Oh Kyung Sook In ‘Queenmaker,’ Explained: Would She Make A Good Leader? 


Naiveté is never a virtue, and a person like Oh Kyung Sook wouldn’t last two days in the ruthless field of politics. She is the queen that the efforts of the “Queenmaker” are centered around. And she fell so short of expectations. The way Oh Kyung Sook was written was as a woman with great grit and determination who was unstoppable when it came to the quest for justice. Admirable qualities that we wish more politicians across the world possessed. But what irked us about her was that she seemed to possess no guile to speak of. The fact of the matter is that politicians are not likable people when you get to know them up close.

Even the most righteous politician is always reeling under the stress of the expectations placed on him. Combine this with the power that occasionally gets to their heads and the imposter syndrome that constantly overpowers them, along with the added issue of never being able to be their true self, even in front of their most loved ones, and we have people who are not able to present their most likable selves at all times. They tend to reserve it for public appearances. This cocktail of pressure doesn’t discriminate between genders. That is why it would have been so beautiful to see Oh Kyung Sook live up to this challenge. An average woman is used to wearing many hats on a daily basis. We could have seen the contrast in the candidates when they dealt with similar situations differently. Baek Jae Min might have resorted to a blame game, and Oh Kyung Sook would have found a far more elegant solution with the help of Hwang Do Hee. This could have established for the audience who the superior candidate was. But it was an opportunity lost.

The thing is, in a world that has very clearly defined roles for women, the price they pay for their ambition is always greater than that of men. The world wants men to be ambitious and women to be domestic. Even though Oh Kyung Sook’s husband and son wholeheartedly supported her ambition, it is hard to imagine that the rest of the world followed suit just like that. While we really want a world in the future where political candidates are not judged by their gender, in the current scenario, it would have made for a far more gritty drama if the writer had remembered that the depiction of misogyny does not equal misogynistic representation of women.

However, that is still not Oh Kyung Sook’s biggest drawback. It is the fact that she was not written as a queen who could lead a whole city but as a king’s wife. As offensive as that sounds, give us a second to explain why we said that. In sageuk dramas (Korean historical dramas) or even the modern-day Cinderella tales where the male protagonist is a chaebol heir or a rich CEO, their love interest is written the exact same way as Oh Kyung was: as “not like other girls.” She is strong and hates putting in the effort to look good, and that is her charm that wins hearts. When Oh Kyung Sook tore away the corset during the live debate, she declared that she was not an ordinary woman. And this is the biggest downfall of the series: the hate against the ordinary woman and the perception that they are frivolous and weak. This is not explicitly stated, but it is clear enough in the conduct of Kyung Sook, whose conduct is supposed to be that of a “strong woman.” The thing is, what sets a woman apart as a leader is her ability to bring compassion to the position of power. Where was this USP of Oh Kyung Sook? Her treatment of the woman in the embezzlement case is no excuse because compassion doesn’t mean a lack of common sense. It always disappoints us when women don’t write women well because they cannot get rid of the need for male approval.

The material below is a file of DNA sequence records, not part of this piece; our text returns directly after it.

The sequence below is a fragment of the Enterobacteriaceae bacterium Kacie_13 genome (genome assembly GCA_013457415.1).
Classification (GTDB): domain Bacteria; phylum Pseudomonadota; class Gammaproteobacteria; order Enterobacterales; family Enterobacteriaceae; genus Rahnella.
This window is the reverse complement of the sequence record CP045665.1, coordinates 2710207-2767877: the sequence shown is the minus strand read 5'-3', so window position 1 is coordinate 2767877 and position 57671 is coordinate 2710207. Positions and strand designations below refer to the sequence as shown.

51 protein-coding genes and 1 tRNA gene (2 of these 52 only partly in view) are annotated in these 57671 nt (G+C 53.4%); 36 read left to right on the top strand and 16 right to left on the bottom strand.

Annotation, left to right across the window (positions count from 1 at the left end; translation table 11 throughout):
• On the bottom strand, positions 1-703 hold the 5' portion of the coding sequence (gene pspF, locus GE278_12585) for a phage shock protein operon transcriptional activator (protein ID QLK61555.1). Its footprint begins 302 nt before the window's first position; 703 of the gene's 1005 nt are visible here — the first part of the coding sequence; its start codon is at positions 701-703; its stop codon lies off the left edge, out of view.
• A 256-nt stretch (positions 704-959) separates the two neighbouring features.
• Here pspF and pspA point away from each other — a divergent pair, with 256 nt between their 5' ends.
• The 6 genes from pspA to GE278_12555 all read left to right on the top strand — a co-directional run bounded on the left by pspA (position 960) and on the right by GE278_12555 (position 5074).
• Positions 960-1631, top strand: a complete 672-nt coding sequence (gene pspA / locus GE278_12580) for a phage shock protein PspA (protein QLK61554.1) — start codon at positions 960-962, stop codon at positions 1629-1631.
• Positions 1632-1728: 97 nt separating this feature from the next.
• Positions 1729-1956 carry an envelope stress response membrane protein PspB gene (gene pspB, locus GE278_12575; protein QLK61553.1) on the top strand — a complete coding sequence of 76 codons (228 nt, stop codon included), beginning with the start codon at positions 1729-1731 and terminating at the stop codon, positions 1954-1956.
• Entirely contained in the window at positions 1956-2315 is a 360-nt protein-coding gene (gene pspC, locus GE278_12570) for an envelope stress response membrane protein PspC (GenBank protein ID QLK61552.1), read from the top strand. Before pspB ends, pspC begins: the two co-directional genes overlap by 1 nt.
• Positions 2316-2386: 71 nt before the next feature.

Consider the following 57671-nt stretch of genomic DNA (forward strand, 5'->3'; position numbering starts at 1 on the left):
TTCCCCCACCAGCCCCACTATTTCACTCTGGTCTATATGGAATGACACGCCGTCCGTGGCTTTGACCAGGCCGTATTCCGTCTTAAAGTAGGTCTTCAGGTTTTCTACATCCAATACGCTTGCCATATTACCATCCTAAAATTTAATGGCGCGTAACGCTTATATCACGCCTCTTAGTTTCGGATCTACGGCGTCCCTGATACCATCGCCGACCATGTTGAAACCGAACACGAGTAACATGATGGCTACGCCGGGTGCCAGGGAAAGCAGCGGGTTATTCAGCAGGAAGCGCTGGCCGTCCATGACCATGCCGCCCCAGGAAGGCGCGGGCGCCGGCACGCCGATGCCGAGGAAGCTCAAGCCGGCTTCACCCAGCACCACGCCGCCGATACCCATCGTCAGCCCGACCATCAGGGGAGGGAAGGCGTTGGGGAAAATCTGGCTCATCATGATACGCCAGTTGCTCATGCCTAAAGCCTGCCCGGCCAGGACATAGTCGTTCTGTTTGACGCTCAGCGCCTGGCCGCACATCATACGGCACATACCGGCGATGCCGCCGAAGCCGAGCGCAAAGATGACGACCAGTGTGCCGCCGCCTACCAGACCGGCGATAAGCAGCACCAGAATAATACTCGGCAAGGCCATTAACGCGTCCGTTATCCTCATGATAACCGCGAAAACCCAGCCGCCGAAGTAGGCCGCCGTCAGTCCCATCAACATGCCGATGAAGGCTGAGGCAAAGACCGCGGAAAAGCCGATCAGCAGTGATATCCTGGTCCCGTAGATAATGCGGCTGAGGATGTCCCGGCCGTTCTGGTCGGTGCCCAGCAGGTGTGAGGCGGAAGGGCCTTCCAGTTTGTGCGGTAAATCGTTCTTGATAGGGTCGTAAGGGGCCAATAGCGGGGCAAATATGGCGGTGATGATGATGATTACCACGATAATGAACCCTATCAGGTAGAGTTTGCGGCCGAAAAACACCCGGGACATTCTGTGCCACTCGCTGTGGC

“Queenmaker” is a purely fictional story; therefore, the makers could have taken any number of creative liberties or made any number of references for their characters. They could have based Oh Kyung Sook on Jacinda Ardern, Hillary Clinton, or even Sheryl Sandberg. There is no dearth of references, and seeing their adaptation in an Asian setting would have been so beautiful. It is even more infuriating that we did not get a single quotable line from her. She is a strong-headed lawyer who has spent 15 years fighting for labor rights and women’s empowerment, yet she couldn’t give us one good dialogue that would have cemented her as the insightful leader we all need.

Think about it this way: the entire mayoral race, as depicted in “Queenmaker,” was about deciding who had the cleanest image. It was a circus about who could paint the other as a greater villain, to show them as being worthy of the public’s love in comparison. Let us just assume that Seo Min Jung was not as corrupt. How would Oh Kyung Sook have won over her then? Moving to Baek Jae Min, let us imagine that he was not a sexual offender. What would Oh Kyung Sook have over him to get her elected?

Oh Kyung Sook was just better than a sex offender and an embezzler, but she never once proved why she was a good leader otherwise. If Baek Jae Min and Seo Min Jung weren’t as corrupt, what were their character flaws as politicians and leaders that Oh Kyung Sook could make up for? The fact that this aspect was never explored in the series “Queenmaker” is completely unforgivable. The makers of the series could have let go of at least one of the many accusatory subplots to establish this point; it would have really helped with Kyung Sook’s credibility. But right now, we have literally nothing at all.

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Divya Malladi
Divya Malladi
Divya spends way more time on Netflix and regrets most of what she watches. Hence she has too many opinions that she tries to put to productive spin through her writings. Her New Year resolution is to know that her opinions are validated.

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